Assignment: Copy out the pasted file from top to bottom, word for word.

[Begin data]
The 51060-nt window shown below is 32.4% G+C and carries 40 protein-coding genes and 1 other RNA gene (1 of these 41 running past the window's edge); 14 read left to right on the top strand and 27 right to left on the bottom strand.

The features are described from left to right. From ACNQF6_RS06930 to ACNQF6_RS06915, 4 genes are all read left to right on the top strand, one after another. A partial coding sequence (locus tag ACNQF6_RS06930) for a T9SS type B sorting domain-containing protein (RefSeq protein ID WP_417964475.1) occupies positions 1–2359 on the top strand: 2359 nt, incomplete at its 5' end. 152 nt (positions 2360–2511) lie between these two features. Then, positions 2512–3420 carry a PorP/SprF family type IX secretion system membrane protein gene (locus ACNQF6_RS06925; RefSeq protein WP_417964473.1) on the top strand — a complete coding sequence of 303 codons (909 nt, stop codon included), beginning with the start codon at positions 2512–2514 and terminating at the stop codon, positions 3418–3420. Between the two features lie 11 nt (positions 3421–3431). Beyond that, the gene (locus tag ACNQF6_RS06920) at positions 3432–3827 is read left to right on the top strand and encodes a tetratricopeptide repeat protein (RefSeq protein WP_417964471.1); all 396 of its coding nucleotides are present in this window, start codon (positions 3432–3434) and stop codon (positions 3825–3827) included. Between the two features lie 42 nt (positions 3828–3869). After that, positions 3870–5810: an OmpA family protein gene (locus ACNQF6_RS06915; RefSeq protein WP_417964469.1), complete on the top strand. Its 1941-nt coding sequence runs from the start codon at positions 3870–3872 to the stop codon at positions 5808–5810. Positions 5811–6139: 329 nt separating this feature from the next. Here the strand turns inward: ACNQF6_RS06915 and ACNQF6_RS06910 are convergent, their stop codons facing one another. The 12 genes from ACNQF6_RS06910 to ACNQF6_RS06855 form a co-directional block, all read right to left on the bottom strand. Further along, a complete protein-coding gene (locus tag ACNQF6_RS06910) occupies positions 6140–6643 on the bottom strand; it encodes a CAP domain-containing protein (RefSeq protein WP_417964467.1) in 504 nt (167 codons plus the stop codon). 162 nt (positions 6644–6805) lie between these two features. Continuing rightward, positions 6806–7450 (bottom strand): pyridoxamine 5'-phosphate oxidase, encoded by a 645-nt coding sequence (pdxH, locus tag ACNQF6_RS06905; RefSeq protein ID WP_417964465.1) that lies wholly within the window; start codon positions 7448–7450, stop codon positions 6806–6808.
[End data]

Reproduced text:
The 51060-nt window shown below is 32.4% G+C and carries 40 protein-coding genes and 1 other RNA gene (1 of these 41 running past the window's edge); 14 read left to right on the top strand and 27 right to left on the bottom strand.

The features are described from left to right. From ACNQF6_RS06930 to ACNQF6_RS06915, 4 genes are all read left to right on the top strand, one after another. A partial coding sequence (locus tag ACNQF6_RS06930) for a T9SS type B sorting domain-containing protein (RefSeq protein ID WP_417964475.1) occupies positions 1–2359 on the top strand: 2359 nt, incomplete at its 5' end. 152 nt (positions 2360–2511) lie between these two features. Then, positions 2512–3420 carry a PorP/SprF family type IX secretion system membrane protein gene (locus ACNQF6_RS06925; RefSeq protein WP_417964473.1) on the top strand — a complete coding sequence of 303 codons (909 nt, stop codon included), beginning with the start codon at positions 2512–2514 and terminating at the stop codon, positions 3418–3420. Between the two features lie 11 nt (positions 3421–3431). Beyond that, the gene (locus tag ACNQF6_RS06920) at positions 3432–3827 is read left to right on the top strand and encodes a tetratricopeptide repeat protein (RefSeq protein WP_417964471.1); all 396 of its coding nucleotides are present in this window, start codon (positions 3432–3434) and stop codon (positions 3825–3827) included. Between the two features lie 42 nt (positions 3828–3869). After that, positions 3870–5810: an OmpA family protein gene (locus ACNQF6_RS06915; RefSeq protein WP_417964469.1), complete on the top strand. Its 1941-nt coding sequence runs from the start codon at positions 3870–3872 to the stop codon at positions 5808–5810. Positions 5811–6139: 329 nt separating this feature from the next. Here the strand turns inward: ACNQF6_RS06915 and ACNQF6_RS06910 are convergent, their stop codons facing one another. The 12 genes from ACNQF6_RS06910 to ACNQF6_RS06855 form a co-directional block, all read right to left on the bottom strand. Further along, a complete protein-coding gene (locus tag ACNQF6_RS06910) occupies positions 6140–6643 on the bottom strand; it encodes a CAP domain-containing protein (RefSeq protein WP_417964467.1) in 504 nt (167 codons plus the stop codon). 162 nt (positions 6644–6805) lie between these two features. Continuing rightward, positions 6806–7450 (bottom strand): pyridoxamine 5'-phosphate oxidase, encoded by a 645-nt coding sequence (pdxH, locus tag ACNQF6_RS06905; RefSeq protein ID WP_417964465.1) that lies wholly within the window; start codon positions 7448–7450, stop codon positions 6806–6808.